A car lease may seem like a good situation because you end up with a vehicle and generally have a low monthly payment; however, a car lease is difficult and expensive to terminate before the contract expires. Generally, the death of the lease holder is treated the same way as any other reason for early termination. Any co-signer on the lease is then responsible for the remainder of the lease term and must make the payments on the vehicle.
Read through the lease contract and documentation, paying particular attention to the early termination portion. Death is considered an early termination, and the co-signer on the lease or the estate of the deceased must continue to pay the lease or terminate the lease early.
Call the lease company to confirm the remaining amount on the lease and to discuss the early termination procedure. The contact information for the lease company will be included in the lease documents. Inform the lease company that the owner has died. Obtain the amount of time left on the lease, the amount owed on the lease and the fees for early termination. Inquire with the lease company to find out if there are any alternatives to early termination within the company.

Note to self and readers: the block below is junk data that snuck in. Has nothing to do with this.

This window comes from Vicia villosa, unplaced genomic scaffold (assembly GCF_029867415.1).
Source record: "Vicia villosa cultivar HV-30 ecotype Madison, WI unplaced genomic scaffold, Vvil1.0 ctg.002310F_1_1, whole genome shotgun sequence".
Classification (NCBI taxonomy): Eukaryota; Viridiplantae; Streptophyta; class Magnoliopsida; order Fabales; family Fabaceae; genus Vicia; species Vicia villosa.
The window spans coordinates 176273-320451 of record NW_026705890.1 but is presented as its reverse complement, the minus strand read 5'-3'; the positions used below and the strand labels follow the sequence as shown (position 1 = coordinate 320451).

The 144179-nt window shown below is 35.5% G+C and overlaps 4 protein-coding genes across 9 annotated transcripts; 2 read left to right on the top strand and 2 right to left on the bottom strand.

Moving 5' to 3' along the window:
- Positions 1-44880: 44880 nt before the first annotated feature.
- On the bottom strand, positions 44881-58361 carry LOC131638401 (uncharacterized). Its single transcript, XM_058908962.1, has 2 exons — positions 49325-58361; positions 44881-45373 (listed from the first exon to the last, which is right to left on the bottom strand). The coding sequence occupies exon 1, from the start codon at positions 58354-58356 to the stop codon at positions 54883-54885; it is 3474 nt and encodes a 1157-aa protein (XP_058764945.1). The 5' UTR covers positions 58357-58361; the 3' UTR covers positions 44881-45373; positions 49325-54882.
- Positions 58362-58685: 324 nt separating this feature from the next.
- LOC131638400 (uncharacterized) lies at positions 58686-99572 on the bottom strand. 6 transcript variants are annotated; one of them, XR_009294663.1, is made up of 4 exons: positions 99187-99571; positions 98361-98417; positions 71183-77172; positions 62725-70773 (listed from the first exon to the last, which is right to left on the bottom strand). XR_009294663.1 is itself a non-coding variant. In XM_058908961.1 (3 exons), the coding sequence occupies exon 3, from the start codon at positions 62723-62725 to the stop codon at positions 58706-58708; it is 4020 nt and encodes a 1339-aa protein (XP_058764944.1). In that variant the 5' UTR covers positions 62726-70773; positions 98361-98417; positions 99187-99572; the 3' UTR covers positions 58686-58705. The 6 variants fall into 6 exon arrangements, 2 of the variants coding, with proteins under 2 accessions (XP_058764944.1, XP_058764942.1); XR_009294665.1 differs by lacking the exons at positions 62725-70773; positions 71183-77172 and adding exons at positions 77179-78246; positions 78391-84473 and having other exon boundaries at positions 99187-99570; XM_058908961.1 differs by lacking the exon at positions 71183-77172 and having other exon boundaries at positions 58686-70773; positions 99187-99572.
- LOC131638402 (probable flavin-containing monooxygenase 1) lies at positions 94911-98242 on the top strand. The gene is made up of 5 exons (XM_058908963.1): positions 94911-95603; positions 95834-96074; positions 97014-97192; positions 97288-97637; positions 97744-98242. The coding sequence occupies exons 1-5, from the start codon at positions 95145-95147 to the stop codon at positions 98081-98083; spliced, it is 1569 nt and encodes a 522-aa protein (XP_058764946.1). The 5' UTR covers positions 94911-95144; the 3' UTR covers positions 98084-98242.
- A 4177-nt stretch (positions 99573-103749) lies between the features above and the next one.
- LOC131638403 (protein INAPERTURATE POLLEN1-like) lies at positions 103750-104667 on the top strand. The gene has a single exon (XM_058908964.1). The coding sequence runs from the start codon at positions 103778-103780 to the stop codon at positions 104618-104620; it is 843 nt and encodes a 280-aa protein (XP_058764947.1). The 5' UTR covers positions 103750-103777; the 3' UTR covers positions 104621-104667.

Fax or mail a copy of the death certificate to the lease company if they request it. The lease company may ask for proof that the person who contracted the lease is now deceased.
Research lease trading or lease swapping, if the early termination is too expensive. Utilise a computer with Internet access to research lease swapping or lease transfer companies. These companies assist you with finding someone to assume your current lease. When someone assumes your lease, you will need to pay a transfer fee, and the lease company will have to approve the transfer. Transferring a lease can save you thousands of dollars if the termination is early in the lease contract.
Terminating a lease early may be expensive due to the remainder owed on the lease plus early termination fees.